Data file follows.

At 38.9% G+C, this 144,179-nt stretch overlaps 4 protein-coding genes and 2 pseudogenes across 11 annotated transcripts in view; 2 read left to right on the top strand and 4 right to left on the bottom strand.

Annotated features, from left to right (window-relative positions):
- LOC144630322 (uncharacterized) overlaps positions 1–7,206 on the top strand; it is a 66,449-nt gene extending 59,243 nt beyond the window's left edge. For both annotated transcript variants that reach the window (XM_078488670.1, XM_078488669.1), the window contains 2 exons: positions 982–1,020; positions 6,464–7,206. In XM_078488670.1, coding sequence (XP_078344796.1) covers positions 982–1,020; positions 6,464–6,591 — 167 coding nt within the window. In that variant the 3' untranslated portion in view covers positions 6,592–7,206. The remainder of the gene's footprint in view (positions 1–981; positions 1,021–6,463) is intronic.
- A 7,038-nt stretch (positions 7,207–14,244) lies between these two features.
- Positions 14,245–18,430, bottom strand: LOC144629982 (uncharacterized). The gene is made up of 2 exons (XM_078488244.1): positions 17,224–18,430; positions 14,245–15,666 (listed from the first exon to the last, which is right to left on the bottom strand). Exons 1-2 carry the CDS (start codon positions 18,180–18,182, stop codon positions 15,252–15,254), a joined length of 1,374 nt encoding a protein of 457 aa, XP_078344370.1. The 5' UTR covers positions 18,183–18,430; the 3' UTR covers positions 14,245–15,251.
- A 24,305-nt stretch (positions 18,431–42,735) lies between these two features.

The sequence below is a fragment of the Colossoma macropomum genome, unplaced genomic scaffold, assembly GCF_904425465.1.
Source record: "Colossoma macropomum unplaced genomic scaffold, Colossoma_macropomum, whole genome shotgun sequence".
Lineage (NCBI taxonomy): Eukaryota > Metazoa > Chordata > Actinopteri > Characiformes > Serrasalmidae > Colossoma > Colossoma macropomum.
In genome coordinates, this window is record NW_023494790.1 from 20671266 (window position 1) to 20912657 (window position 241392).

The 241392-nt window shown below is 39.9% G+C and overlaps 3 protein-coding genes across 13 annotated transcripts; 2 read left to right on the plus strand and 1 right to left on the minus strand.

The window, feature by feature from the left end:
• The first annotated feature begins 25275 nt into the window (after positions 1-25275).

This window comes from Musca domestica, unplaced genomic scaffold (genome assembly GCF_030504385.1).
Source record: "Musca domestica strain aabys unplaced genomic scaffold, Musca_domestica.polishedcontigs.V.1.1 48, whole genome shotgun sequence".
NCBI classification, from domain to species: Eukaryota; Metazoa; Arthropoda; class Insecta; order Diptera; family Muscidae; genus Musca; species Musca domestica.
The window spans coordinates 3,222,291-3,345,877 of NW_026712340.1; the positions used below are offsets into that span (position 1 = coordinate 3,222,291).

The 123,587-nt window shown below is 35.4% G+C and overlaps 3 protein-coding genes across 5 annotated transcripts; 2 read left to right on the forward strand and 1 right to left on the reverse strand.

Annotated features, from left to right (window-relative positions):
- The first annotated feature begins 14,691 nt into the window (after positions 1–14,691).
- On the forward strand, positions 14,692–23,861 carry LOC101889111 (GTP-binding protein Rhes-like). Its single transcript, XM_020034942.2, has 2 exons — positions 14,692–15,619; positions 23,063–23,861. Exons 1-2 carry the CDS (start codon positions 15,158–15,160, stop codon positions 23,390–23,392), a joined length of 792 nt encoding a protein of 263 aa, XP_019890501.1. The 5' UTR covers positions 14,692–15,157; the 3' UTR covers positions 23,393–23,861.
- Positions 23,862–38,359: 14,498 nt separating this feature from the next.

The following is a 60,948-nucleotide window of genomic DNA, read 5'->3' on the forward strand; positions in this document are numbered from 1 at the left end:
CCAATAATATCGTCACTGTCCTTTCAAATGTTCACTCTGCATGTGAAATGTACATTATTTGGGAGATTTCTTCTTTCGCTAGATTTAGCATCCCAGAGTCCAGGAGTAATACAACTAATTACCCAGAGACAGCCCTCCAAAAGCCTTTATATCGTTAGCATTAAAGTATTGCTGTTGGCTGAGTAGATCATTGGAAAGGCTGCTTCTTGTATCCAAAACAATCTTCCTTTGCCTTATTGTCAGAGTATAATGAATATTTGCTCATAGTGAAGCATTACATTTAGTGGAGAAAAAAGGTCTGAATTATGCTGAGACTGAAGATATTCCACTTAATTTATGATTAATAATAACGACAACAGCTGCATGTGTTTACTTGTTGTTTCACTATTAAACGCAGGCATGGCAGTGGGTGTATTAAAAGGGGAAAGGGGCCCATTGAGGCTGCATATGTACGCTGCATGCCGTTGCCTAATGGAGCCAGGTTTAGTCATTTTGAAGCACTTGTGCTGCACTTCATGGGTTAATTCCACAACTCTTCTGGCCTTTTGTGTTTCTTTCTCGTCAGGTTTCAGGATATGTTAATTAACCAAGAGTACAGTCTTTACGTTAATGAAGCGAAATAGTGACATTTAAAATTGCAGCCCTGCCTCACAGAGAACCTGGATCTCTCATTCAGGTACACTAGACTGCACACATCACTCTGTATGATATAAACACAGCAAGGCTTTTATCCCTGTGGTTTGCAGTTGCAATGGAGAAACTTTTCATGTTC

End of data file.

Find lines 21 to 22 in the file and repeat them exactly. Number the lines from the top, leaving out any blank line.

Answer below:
- On the forward strand, positions 14,692–23,861 carry LOC101889111 (GTP-binding protein Rhes-like). Its single transcript, XM_020034942.2, has 2 exons — positions 14,692–15,619; positions 23,063–23,861. Exons 1-2 carry the CDS (start codon positions 15,158–15,160, stop codon positions 23,390–23,392), a joined length of 792 nt encoding a protein of 263 aa, XP_019890501.1. The 5' UTR covers positions 14,692–15,157; the 3' UTR covers positions 23,393–23,861.
- Positions 23,862–38,359: 14,498 nt separating this feature from the next.